Tuesday, July 29, 2008

City Council: No dancing at Bricks Cafe


Dancing is generally good, many members of the Santa Barbara City Council said yesterday, but just not at Bricks Café at 509 State St., which had its application for a dance permit denied.
The council’s unanimous decision fell in line with an April 24 dance permit denial by the Fire and Police Commission.

In a staff presentation, Fire Capt. Robert Lowry told the council that since Bricks Café owner Wallace Ronchietto filed for a dance permit in February, officials have witnessed people illegally dancing at Bricks three times — a fact that seemed to weigh heavily in the council’s decision to deny Ronchietto’s appeal for a permit.
Councilman Dale Francisco said he’s always reluctant to overturn a ruling by a commission, and in the face of continuous violations on the part of Bricks Café, was even less inclined to do so in this situation.
“I can’t think of a better reason for denying a permit,” he said. “It’s pretty clear to me [the commission] made the right decision. This is almost black-and-white.”
Further compounding the case for denying the appeal was the already large number of dance permits in the 500 block of State Street, which stands at five. Citywide, 28 dance permits have been granted, 24 of which are in the entertainment district, which runs from Sola Street to the waterfront, and Chapala Street to Santa Barbara Street.
On top of the concentration of dance permits on lower State Street, are crime statistics that indicate 32 percent of the city’s criminal offenses between the hours of 10 p.m. and 3 a.m. occur in the entertainment district, and 49 percent of all alcohol related offenses occur there as well. This area also accounts for 36 percent of all police department arrests.
Some residents and business owners in the entertainment district opposed to any new dance permits in the area say their opposition doesn’t have to do with dancing, but more about the crime and drunkenness that accompanies it.
“This is not about dancing,” said Tamara Erickson, general manager of Hotel Santa Barbara, which is located at 533 State St. Erickson went on to say Ronchietto claims to want to attract more people to his establishment with the dance permit, but people don’t pay to dance, they pay to drink.
“He wants them to come in and drink alcohol,” she said. “Granting even a limited night club permit would impact our saturated neighborhood.”
Also of interest to the council were a series of conditions placed by the Department of Alcoholic Beverage Control on Bricks’ liquor license. Two of these conditions state Bricks is not allowed to play any amplified music, and live music is limited to unamplified quartets of musicians.
Ronchietto appealed these conditions earlier this year to the ABC, and city staff was notified yesterday afternoon the request had been denied.
Mayor Marty Blum said she felt it was appropriate for the council to not contradict the ABC, especially since the city has attempted to build a good relationship with the agency in regards to their granting of liquor licenses in the downtown area.
Blum also said ongoing violations at Bricks are troubling to her.
“You have to come into court with clean hands and that’s not what’s happening here,” the mayor said. “There were some violations of the conditions and that’s not good.”
Councilman Das Williams said he was in favor of approving a “type 2” dance permit, which among other concessions, would allow Bricks to have dancing three nights per week with unamplified music.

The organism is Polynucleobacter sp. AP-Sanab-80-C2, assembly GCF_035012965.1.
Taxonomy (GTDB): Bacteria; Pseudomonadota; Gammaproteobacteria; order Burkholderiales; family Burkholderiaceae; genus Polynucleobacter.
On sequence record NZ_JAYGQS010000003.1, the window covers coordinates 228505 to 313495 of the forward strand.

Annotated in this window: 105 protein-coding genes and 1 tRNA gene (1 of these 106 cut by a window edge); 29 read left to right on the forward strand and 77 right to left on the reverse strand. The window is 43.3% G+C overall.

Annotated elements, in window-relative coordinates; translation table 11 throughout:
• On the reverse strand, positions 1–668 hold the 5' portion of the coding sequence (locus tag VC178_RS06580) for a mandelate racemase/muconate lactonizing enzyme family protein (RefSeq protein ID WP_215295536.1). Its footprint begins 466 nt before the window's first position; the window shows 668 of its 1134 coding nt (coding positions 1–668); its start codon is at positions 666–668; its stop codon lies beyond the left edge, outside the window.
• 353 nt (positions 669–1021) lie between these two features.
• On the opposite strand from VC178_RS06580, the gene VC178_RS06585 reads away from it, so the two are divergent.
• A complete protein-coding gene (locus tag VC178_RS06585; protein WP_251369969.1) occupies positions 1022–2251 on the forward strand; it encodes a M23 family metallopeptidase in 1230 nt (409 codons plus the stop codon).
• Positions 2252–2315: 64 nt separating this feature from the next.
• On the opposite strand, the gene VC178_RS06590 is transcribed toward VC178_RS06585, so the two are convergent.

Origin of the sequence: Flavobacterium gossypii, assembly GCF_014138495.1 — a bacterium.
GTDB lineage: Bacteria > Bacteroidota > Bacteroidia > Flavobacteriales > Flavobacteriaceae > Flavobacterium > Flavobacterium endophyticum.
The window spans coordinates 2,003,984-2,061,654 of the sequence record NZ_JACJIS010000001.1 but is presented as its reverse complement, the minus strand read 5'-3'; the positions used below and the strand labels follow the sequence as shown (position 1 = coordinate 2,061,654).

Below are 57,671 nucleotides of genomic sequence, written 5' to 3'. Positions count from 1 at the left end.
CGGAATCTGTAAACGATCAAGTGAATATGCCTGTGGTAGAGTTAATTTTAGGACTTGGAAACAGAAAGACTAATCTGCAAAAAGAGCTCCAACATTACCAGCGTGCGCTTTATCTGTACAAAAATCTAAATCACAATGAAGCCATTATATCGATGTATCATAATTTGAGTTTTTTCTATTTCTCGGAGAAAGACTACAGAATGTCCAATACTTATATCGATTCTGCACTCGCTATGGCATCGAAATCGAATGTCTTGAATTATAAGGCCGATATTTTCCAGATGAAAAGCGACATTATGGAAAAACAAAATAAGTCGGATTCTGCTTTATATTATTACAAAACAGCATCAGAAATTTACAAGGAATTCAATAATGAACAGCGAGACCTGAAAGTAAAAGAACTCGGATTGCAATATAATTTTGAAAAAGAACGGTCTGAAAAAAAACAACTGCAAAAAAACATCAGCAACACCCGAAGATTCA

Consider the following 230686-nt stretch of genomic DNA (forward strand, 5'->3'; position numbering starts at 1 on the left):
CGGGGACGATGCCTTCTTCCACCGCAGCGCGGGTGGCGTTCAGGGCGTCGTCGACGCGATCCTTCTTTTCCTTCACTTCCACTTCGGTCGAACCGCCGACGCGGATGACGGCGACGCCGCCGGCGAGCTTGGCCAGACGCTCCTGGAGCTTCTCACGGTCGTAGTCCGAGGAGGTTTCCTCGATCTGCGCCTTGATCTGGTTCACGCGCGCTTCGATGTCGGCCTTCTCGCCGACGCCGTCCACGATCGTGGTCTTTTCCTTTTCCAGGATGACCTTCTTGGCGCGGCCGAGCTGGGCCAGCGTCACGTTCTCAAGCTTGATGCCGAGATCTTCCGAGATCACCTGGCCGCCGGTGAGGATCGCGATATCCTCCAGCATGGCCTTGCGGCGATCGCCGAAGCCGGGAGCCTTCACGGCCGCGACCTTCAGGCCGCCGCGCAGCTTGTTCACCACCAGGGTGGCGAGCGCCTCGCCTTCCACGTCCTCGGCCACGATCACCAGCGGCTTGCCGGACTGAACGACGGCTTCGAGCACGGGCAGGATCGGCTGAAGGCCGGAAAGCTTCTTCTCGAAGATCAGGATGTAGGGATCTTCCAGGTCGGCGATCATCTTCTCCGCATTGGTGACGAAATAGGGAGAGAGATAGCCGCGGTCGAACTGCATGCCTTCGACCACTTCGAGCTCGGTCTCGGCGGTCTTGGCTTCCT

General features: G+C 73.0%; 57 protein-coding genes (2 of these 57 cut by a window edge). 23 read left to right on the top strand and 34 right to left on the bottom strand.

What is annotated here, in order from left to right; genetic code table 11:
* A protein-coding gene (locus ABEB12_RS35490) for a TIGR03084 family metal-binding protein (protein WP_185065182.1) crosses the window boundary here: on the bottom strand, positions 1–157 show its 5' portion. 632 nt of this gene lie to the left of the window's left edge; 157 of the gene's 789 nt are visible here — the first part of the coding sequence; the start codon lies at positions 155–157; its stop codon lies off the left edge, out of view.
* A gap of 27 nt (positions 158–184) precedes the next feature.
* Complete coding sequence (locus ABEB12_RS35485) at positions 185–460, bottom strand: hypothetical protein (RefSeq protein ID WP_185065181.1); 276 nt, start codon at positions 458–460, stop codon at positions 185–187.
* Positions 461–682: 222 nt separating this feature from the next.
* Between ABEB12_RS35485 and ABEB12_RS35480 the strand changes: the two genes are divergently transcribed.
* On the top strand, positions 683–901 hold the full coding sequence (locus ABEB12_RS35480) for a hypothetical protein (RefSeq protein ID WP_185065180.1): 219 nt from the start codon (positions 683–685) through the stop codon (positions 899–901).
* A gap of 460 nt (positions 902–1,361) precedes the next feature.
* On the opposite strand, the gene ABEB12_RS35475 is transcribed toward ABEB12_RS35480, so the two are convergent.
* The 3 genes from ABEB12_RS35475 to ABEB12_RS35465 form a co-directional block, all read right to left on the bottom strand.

Williams pointed out the Fire and Police Commission considered such an option, but the vote was deadlocked at 2-2, with one commissioner absent. In the end, the commission voted 3-1 to deny the dance permit all together.
Councilmember’s Grant House and Helene Schneider also said they would consider supporting an amended dance permit that would allow dancing on certain nights.
But Councilwoman Iya Falcone said Bricks wasn’t requesting an amended dance permit. As a result, she argued the appeal should be denied and in the meantime, Ronchietto can file for such a permit, which is allowed under a recently approved city ordinance.
However, it’s unclear if Ronchietto would even be interested in anything less than a full-blown nightclub permit, since he said he planned to appeal the ABC ruling and seek permission to play amplified music. If Ronchietto won such an appeal, it would fly in the face of the amended dance permit, which wouldn’t allow such music. Messages left for Ronchietto weren’t immediately returned to the Daily Sound.
During the hearing, he told the council he had no plans to encourage excessive drinking or drug use, and reminded them he has owned and operated Café Buenos Aires at 1316 State St. for 16 years without any citations or complaints.
“People like to dance,” he said. “We’ve been doing it for a few thousand years. We need places to do it.”


Anonymous said...

This is such crap. What is this? Nazi Germany? How can City Hall tell people when and where they can dance? Hitler tried and Swing dancing blew up in his face. Remember what happened in Elmore City, Oklahoma*? Now Marty Blum thinks she can limit it? Why is this community not more upset about this blatant power trip. Wow, maybe Travis Factswrong is right, Marty should resign.

* http://en.wikipedia.org/wiki/Elmore_City

Anonymous said...

"...officials have witnessed people illegally dancing at Bricks three times — a fact that seemed to weigh heavily in the council’s decision to deny Ronchietto’s appeal for a permit..."

This is too funny (and sad).
I'd thought seeing people dancing "illegally" should be more reason for granting a dance permit. Obviously, because eh... people want to DANCE. Does it make sense to outlaw eating because you see someone eating?
Laws are created for the interests of the people. Not the other way around.